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Old 10-05-2021, 03:24 AM   #1
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Small Tank Rescue Crises!

I have taken over a new fish community from a neighbor who purchased a kit for their son. The family had intial interest but the interest waned and .... well you know the rest. The tank is a 5 gallon tank and it is clearly overpopulated. There are 6 fancy guppies (2 males/4 females), 2 Cory cats, and a Pleco. There are a few mystery snails and a nerite snail (?). I am a novice myself but have done some quick study on nitrogen cycling etc. and it doesn't take a pro to realize this tank is grossly overpopulated and was never properly cycled. The ammonia levels are deep green in the chemical ammonia scale. The fish are clearly suffering and I am not sure what to do. I went to a local store and purchased test kits, water conditioners, and a 29 gal. tank (with heater, hang over back filter and air supply) that I will setup tomorrow. But this will be a new setup.

What should I do to save these fish and bring them into a healthy environment given the crises state? I did a 2 gallon water change with Spring water in the 5 gallon tank. One Cory is probably not going to make it over night.

Appreciate any constructive advice in advance. This is why I joined this forum after spending the evening reading up.

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Old 10-05-2021, 04:16 AM   #2
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I would get the new tank set up, scaped, filled etc. If you have anything from the small tank that can go in the new tank like decorations, move those over. Squeeze out a sponge from the old tank into your new tanks water. If any filter media can go from your old filter into the new i would transfer that over. Turn it on, make sure everything is working ok.

While you are checking the new tank systems are working, i would use that time to do numerous 25% water changes on the old tank. Over a period of a 2 or 3 hours do these water changes half hour apart. This will get the water in your old tank close to the parameters of the clean tap water in the new tank acclimating the fish to what you will be moving them to. When you are happy that both sets of water are close to each other (including temperature), move the fish.

You will then be doing a fish in cycle. Test water daily. Do water changes sufficient to keep ammonia + nitrite combined no higher than 0.5ppm. You need some waste to cycle the tank, but you dont want ammonia and nitrite elevated so they become an issue. 0.5ppm combined is relatively safe while leaving enough to cycle the tank. You can try a biological booster product such as Dr Tims One and Only. This may speed up the process, but the squeezed out sponge and any filter media you can transfer will be more beneficial. Eventually you will see 0ppm ammonia and nitrite in your daily test and nitrate should be steadily rising. You are cycled for you current fish and can add a few more if thats your plan. Rinse and repeat with the fish in, test / water change routine.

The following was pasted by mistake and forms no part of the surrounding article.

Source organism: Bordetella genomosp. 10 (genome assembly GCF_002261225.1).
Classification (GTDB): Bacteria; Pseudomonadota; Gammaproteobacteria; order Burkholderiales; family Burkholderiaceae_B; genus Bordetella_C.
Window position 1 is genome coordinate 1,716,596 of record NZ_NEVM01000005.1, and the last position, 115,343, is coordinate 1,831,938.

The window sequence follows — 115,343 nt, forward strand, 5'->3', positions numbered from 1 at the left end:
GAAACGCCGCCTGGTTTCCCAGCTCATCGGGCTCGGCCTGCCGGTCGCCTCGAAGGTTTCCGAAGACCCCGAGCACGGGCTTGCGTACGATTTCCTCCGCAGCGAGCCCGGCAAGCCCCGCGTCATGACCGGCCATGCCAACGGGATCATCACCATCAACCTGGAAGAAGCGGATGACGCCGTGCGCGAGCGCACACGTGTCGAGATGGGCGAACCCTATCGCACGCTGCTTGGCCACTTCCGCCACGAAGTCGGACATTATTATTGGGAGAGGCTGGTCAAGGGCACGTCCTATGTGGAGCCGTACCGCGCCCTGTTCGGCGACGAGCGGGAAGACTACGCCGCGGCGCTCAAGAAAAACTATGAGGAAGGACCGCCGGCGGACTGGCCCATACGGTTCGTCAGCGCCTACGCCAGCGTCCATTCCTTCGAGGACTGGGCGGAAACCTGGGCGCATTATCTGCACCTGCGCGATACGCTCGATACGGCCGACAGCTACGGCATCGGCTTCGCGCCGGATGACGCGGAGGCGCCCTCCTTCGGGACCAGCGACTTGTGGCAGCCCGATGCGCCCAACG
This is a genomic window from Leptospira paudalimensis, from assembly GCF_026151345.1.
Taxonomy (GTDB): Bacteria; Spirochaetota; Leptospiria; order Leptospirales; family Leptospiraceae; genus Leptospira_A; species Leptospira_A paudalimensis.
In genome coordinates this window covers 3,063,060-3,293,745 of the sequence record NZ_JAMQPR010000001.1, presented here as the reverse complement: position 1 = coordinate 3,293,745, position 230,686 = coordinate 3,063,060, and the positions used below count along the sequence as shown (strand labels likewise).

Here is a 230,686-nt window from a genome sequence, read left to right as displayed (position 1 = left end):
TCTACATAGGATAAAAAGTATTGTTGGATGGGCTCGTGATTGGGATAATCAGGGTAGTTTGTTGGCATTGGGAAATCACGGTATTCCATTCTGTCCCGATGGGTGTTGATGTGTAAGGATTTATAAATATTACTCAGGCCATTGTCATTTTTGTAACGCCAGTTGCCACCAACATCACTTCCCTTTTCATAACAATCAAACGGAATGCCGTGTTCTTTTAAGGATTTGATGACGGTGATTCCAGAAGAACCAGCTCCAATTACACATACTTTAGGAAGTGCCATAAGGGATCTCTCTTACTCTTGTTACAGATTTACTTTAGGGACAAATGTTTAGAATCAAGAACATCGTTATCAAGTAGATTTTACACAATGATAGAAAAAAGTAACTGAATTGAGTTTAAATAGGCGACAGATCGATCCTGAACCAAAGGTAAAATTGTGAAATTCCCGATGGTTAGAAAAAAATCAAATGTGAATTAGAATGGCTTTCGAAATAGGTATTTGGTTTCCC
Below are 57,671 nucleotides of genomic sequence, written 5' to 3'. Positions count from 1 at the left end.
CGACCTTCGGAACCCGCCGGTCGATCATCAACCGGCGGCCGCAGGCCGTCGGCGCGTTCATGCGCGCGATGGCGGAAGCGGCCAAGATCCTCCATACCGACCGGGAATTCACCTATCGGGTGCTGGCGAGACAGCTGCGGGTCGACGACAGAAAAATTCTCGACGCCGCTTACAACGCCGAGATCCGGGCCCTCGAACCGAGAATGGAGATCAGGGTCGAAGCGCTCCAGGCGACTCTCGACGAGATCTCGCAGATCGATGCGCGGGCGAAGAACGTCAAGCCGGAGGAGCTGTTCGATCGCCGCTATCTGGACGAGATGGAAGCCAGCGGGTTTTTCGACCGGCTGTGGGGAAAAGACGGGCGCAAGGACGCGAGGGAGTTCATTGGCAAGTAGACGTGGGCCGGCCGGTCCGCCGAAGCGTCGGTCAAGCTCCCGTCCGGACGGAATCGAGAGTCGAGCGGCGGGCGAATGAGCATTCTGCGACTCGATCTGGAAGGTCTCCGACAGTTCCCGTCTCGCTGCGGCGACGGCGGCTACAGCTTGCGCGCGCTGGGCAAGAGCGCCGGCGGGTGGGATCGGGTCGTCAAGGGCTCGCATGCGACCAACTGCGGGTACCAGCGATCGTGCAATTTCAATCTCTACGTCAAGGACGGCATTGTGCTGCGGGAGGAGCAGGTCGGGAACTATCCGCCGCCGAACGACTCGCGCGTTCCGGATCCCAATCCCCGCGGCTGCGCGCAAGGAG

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Old 10-05-2021, 07:59 AM   #3
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I would get the new tank set up, scaped, filled etc. If you have anything from the small tank that can go in the new tank like decorations, move those over. Squeeze out a sponge from the old tank into your new tanks water. If any filter media can go from your old filter into the new i would transfer that over. Turn it on, make sure everything is working ok.

While you are checking the new tank systems are working, i would use that time to do numerous 25% water changes on the old tank. Over a period of a 2 or 3 hours do these water changes half hour apart. This will get the water in your old tank close to the parameters of the clean tap water in the new tank acclimating the fish to what you will be moving them to. When you are happy that both sets of water are close to each other (including temperature), move the fish.